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J Am Acad Psychiatry Law. 2019 Mar;47(1):61-67. doi: 10.29158/JAAPL.003818-19. Epub 2019 Feb 19.

Clozapine Reduces Self-Injurious Behavior in a State Prison Population.

Author information

1
Dr. Zarzar is a Clinical Associate Professor, Department of Psychiatry, University of North Carolina School of Medicine, Chapel Hill, NC. Ms. Catlett is Deputy Director, Health Services, Dr. O'Connell is Director of Mental Health, Dr. Harrelson is Chief of Psychiatry, Dr. Wilson is a family physician, Ms. Rashad is a staff psychologist, and Dr. Morris is Psychological Program Manager at North Carolina Department of Public Safety, Raleigh, NC. Dr. Williams is a Clinical Assistant Professor, Department of Psychiatry, University of North Carolina School of Medicine, Chapel Hill, NC. Dr. Peebles is Medical Director, North Carolina Division of State Operated Healthcare Facilities, Raleigh, NC. Dr. Sheitman is a Professor, Department of Psychiatry, University of North Carolina School of Medicine, Chapel Hill, NC. Theodore_zarzar@med.unc.edu.
2
Dr. Zarzar is a Clinical Associate Professor, Department of Psychiatry, University of North Carolina School of Medicine, Chapel Hill, NC. Ms. Catlett is Deputy Director, Health Services, Dr. O'Connell is Director of Mental Health, Dr. Harrelson is Chief of Psychiatry, Dr. Wilson is a family physician, Ms. Rashad is a staff psychologist, and Dr. Morris is Psychological Program Manager at North Carolina Department of Public Safety, Raleigh, NC. Dr. Williams is a Clinical Assistant Professor, Department of Psychiatry, University of North Carolina School of Medicine, Chapel Hill, NC. Dr. Peebles is Medical Director, North Carolina Division of State Operated Healthcare Facilities, Raleigh, NC. Dr. Sheitman is a Professor, Department of Psychiatry, University of North Carolina School of Medicine, Chapel Hill, NC.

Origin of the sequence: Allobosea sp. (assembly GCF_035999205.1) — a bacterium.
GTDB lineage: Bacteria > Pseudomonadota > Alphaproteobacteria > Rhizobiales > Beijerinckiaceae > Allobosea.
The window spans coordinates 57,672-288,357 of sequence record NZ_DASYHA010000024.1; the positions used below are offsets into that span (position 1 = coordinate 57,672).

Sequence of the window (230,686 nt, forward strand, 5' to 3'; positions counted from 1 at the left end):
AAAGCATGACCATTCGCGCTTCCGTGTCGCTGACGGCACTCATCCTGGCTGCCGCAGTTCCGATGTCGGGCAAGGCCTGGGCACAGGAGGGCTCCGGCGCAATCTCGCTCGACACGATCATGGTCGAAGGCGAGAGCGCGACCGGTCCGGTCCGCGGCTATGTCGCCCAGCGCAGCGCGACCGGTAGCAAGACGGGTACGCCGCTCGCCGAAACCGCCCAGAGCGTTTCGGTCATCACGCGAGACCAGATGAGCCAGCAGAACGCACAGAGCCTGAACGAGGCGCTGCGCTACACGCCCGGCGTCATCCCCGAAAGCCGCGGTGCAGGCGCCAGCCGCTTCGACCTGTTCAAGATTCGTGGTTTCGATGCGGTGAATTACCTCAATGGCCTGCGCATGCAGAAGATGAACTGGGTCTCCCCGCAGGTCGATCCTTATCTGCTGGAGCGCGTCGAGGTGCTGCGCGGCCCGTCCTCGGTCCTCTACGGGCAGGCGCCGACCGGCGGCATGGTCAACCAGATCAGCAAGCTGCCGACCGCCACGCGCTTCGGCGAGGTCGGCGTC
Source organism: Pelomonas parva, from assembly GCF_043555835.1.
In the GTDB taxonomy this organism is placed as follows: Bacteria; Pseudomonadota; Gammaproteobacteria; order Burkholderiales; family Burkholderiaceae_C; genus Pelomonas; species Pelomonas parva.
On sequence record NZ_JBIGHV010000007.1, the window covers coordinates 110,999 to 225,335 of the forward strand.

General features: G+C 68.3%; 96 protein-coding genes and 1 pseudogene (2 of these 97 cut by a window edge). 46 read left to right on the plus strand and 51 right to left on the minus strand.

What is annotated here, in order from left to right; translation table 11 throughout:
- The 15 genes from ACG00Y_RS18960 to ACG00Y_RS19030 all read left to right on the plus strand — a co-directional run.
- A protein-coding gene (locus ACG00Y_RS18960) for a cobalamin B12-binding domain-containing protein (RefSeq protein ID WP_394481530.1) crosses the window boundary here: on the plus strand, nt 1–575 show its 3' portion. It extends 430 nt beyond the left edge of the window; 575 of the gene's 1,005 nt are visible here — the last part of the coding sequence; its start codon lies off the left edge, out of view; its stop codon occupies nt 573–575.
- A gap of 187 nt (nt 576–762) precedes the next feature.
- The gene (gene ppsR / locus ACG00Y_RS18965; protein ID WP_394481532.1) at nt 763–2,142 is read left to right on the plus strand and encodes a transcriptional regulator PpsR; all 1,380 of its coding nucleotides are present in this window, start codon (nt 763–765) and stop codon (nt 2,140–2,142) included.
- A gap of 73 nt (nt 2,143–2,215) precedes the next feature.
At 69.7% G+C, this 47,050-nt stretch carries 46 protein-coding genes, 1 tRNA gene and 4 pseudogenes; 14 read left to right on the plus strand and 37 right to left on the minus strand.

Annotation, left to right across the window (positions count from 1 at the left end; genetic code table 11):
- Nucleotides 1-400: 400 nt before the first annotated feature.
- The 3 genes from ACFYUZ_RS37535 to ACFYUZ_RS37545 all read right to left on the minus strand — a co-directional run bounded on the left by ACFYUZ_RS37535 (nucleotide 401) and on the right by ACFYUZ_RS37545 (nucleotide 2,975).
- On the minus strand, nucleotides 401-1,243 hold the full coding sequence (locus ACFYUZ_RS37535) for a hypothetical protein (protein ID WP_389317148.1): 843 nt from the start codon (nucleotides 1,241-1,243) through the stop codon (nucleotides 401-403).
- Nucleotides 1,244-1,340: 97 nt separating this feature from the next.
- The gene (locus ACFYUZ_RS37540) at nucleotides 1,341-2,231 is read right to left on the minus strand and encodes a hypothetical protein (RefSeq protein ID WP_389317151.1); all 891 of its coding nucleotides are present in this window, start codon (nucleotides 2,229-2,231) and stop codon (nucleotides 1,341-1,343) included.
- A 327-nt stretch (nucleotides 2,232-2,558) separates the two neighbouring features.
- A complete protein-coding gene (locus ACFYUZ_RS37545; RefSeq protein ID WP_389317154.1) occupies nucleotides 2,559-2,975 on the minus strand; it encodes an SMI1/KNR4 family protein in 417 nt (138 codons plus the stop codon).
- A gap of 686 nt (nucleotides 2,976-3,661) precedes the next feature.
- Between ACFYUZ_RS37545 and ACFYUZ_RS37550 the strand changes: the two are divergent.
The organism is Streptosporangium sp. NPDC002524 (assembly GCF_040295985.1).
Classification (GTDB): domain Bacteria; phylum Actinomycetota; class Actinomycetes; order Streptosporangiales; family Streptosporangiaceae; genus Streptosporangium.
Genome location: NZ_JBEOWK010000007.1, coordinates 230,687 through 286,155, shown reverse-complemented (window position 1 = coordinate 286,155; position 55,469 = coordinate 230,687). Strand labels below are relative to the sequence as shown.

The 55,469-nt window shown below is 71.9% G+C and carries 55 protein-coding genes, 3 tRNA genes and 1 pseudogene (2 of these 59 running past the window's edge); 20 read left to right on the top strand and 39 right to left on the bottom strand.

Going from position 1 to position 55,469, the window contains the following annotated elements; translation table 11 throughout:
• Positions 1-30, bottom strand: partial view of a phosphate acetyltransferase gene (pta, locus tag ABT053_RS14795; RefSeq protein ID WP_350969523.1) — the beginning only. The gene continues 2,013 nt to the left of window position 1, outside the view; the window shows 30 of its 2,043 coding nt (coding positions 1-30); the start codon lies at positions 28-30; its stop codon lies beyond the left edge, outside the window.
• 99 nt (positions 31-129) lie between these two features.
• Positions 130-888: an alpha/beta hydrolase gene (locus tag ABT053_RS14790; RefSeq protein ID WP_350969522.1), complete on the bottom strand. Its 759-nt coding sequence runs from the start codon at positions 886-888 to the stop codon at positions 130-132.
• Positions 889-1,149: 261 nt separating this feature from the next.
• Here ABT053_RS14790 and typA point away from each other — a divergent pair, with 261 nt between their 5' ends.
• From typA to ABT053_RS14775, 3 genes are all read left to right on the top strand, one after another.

Abstract

Self-injurious behavior (SIB) is a common, disruptive, and costly occurrence in U.S. prisons. In this study, we describe the use of clozapine to treat 10 offenders with chronic, repetitive self-injury refractory to other medications and behavioral therapies. The primary diagnosis for all 10 offenders was a personality disorder. Eight of the 10 inmates allowed weekly blood draws and took medication regularly (approximately 95% adherence), whereas two inmates discontinued treatment within the first two weeks. For these eight patients, we compared the number of in-house urgent care visits and outside emergency room visits related to SIB for the six-month periods before and after treatment with clozapine. After initiation of clozapine treatment, there were 66 fewer urgent care visits (94 versus 28) and 26 fewer emergency room visits (37 versus 11), a 70 percent reduction in each. As a secondary outcome, we assessed disciplinary infractions. There were 132 fewer infractions (197 versus 65), a 67 percent reduction. The median dose of clozapine used was 125 mg/day, substantially lower than doses typically used to treat schizophrenia. Clozapine appears to be a feasible and effective treatment for some patients with chronic, repetitive SIB for whom other treatments have failed.

PMID:
30782606
DOI:
10.29158/JAAPL.003818-19

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